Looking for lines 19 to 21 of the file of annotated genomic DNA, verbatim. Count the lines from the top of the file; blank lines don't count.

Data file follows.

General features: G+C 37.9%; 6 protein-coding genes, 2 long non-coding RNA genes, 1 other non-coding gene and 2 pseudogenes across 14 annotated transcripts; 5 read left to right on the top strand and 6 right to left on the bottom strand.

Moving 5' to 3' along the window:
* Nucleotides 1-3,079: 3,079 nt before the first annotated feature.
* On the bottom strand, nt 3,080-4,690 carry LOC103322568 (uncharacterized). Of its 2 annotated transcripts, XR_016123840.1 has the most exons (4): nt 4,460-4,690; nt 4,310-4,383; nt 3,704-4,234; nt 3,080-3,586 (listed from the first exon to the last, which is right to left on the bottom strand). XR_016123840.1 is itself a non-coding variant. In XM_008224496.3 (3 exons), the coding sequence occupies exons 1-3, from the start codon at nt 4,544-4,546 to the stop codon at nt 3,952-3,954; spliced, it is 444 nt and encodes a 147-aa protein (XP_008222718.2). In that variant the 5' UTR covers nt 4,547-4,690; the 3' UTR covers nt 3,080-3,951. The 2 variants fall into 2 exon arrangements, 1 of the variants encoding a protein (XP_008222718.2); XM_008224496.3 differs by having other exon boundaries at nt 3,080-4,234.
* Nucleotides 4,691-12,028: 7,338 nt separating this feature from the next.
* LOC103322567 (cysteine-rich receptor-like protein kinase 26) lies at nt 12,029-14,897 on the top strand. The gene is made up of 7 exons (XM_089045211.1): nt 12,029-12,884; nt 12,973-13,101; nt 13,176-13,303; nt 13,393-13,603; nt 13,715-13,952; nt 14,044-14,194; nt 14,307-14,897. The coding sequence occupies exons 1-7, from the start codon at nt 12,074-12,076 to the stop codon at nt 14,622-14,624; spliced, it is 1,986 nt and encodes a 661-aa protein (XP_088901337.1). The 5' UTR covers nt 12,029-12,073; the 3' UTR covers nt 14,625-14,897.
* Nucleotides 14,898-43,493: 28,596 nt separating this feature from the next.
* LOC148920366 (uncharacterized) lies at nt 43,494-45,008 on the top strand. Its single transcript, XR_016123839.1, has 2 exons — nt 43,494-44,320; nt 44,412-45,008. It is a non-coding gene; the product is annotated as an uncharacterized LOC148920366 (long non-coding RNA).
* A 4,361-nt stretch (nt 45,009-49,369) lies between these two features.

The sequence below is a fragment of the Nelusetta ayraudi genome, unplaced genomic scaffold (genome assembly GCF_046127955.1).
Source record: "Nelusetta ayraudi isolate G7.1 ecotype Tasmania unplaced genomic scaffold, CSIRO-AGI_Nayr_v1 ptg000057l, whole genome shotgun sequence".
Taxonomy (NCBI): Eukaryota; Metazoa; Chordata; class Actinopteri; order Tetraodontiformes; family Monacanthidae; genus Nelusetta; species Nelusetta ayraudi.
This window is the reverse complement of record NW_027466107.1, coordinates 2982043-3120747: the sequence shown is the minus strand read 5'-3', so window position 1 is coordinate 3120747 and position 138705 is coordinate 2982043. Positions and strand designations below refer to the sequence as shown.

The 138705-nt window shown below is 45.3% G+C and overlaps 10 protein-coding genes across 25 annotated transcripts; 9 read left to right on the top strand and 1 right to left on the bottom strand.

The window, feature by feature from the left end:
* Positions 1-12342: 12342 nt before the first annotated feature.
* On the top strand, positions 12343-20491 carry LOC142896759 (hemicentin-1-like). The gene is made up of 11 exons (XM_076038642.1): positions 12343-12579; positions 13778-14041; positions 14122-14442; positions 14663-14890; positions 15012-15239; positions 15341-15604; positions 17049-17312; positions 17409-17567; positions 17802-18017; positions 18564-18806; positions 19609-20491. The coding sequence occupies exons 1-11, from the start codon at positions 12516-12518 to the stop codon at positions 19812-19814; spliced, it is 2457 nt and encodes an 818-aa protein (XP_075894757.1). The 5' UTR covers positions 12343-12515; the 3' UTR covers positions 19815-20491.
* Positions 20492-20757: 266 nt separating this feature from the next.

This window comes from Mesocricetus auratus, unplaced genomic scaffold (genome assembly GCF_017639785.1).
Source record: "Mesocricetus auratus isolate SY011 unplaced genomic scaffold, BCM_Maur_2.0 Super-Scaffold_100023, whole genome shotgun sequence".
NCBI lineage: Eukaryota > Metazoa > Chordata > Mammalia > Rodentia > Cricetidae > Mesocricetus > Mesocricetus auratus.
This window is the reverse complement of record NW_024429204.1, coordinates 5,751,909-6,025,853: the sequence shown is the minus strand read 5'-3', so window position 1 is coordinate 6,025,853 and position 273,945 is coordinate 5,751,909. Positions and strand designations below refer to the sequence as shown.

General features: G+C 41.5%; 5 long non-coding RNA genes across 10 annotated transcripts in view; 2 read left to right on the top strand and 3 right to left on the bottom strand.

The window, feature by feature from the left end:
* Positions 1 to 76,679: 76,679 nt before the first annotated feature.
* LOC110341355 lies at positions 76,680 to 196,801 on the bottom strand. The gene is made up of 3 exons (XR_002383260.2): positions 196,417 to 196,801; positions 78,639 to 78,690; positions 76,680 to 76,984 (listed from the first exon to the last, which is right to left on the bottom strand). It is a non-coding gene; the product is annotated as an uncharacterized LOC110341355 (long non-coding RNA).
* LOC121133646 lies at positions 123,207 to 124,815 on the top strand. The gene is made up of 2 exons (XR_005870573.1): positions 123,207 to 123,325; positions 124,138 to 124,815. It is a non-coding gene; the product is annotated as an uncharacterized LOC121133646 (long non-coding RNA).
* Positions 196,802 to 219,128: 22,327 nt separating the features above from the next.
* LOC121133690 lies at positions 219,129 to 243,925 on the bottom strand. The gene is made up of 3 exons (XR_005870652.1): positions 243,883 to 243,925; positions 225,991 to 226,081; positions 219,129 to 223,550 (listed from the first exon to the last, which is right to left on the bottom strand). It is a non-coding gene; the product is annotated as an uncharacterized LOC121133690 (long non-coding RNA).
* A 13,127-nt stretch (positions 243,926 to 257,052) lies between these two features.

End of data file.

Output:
This window comes from Mesocricetus auratus, unplaced genomic scaffold (genome assembly GCF_017639785.1).
Source record: "Mesocricetus auratus isolate SY011 unplaced genomic scaffold, BCM_Maur_2.0 Super-Scaffold_100023, whole genome shotgun sequence".
NCBI lineage: Eukaryota > Metazoa > Chordata > Mammalia > Rodentia > Cricetidae > Mesocricetus > Mesocricetus auratus.